b) At some time between 0200 and 0300W, MORGAN was standing watch on board the USS Tillamock (ATA 192), which was anchored in the vicinity of buoy 19 in the main ship channel. MORGAN reported sighting a "very fast moving red glow light, which appeared to be of exhaust nature, seemed to come from the southeast, moved clockwise in a large circle in the direction of, and around Kodiak and returned but in a generally southeast direction." MORGAN called CARVER, also on watch, to observe this object, and they both witnessed the return flight. The object was in sight for an estimated 30 seconds. No odor or sound was detected, and the object was described to have the appearance of a ball of fire about one foot in diameter.

c) At 220440W, conducting routine Kodiak security patrol, Lt. SMITH reported a visual sighting of an unidentified airborne object at a radar range of 5 miles, on the starboard bow. This object showed indications of great speed on the radar scope. (The trailing edge of the blip gave a tail-like indication.) At this time Lt. SMITH called attention of all crew members to the object. An estimated ten seconds later, the object was directly overhead, indicating a speed of about 1800 MPH. Lt. SMITH climbed to intercept and attempted to circle to keep the object in sight. He was unable to do this, as the object was too highly maneuverable. Subsequently the object appeared to be opening the range, and SMITH attempted to close the range. The object was observed to open out somewhat, then to turn to the left and come up on SMITH'S quarter. SMITH considered this to be a highly threatening gesture, and turned out all lights in the aircraft. Four minutes later the object disappeared from view in a southeasterly direction.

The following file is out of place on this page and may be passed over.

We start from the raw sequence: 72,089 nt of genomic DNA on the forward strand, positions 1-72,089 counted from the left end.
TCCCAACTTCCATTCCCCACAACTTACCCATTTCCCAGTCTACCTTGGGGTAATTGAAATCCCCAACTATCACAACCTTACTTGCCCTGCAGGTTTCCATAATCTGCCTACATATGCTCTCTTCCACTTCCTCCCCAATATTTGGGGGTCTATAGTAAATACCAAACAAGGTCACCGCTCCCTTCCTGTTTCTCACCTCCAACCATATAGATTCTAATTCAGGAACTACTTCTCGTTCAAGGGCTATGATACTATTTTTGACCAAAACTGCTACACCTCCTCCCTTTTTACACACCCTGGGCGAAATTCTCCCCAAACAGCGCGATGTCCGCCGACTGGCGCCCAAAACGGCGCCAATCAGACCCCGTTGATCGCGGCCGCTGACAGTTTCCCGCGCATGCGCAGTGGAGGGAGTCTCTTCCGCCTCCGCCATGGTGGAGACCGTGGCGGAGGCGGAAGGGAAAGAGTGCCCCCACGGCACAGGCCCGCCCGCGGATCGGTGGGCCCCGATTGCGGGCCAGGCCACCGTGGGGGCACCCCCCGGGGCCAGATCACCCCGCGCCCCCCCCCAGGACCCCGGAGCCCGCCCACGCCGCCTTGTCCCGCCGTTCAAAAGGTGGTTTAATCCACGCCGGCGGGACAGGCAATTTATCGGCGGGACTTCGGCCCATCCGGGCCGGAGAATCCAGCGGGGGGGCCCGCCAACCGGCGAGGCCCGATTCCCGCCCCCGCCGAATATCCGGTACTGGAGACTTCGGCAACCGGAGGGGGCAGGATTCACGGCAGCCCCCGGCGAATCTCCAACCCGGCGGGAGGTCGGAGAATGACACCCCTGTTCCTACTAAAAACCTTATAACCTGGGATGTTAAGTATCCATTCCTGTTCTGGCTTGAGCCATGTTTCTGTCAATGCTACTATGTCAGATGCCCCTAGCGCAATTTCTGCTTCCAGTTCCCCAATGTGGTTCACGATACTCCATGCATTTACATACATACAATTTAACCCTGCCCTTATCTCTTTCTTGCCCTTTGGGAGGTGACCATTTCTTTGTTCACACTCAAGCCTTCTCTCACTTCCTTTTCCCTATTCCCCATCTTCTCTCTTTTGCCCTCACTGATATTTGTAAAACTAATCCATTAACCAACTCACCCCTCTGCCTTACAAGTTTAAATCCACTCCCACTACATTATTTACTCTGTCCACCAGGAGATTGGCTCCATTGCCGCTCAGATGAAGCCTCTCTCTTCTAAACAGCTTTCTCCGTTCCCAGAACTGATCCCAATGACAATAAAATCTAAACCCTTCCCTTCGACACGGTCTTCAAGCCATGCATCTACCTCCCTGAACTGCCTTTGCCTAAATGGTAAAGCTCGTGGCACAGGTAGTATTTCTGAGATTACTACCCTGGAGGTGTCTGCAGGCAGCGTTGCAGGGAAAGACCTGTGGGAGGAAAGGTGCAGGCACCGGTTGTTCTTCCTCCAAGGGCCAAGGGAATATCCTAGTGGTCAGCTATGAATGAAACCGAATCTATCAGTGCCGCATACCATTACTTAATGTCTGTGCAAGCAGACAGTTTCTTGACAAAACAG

d) At 230435W, the day following Lt. SMITH'S sighting, Lt. CAUSER and Lt. BARCO of Patrol Squadron One were conducting the Kodiak Security Patrol and sighted an unidentified object. At the time of the sighting the aircraft in which those officers were embarked was approximately 62 miles south of Kodiak. The object appeared to be on an ascending westerly course, and was in sight for ten minutes. During this period the object was observed by Lt. CAUSER and BARCO, and PAULSON, ADi, plane captain. At no time was radar contact made on the object. Lt. CAUSER was unable to close the object at 170 knots.

e) The objects sighted have been described as follows:
(1) To Lt. SMITH and crew it appeared as two orange lights rotating about a common center, "like two jet aircraft making slow rolls in tight formation." It had a wide speed range.
(2) To MORGAN and CARVER it appeared as a reddish orange ball of fire about one foot in diameter, travelling at a high rate of speed.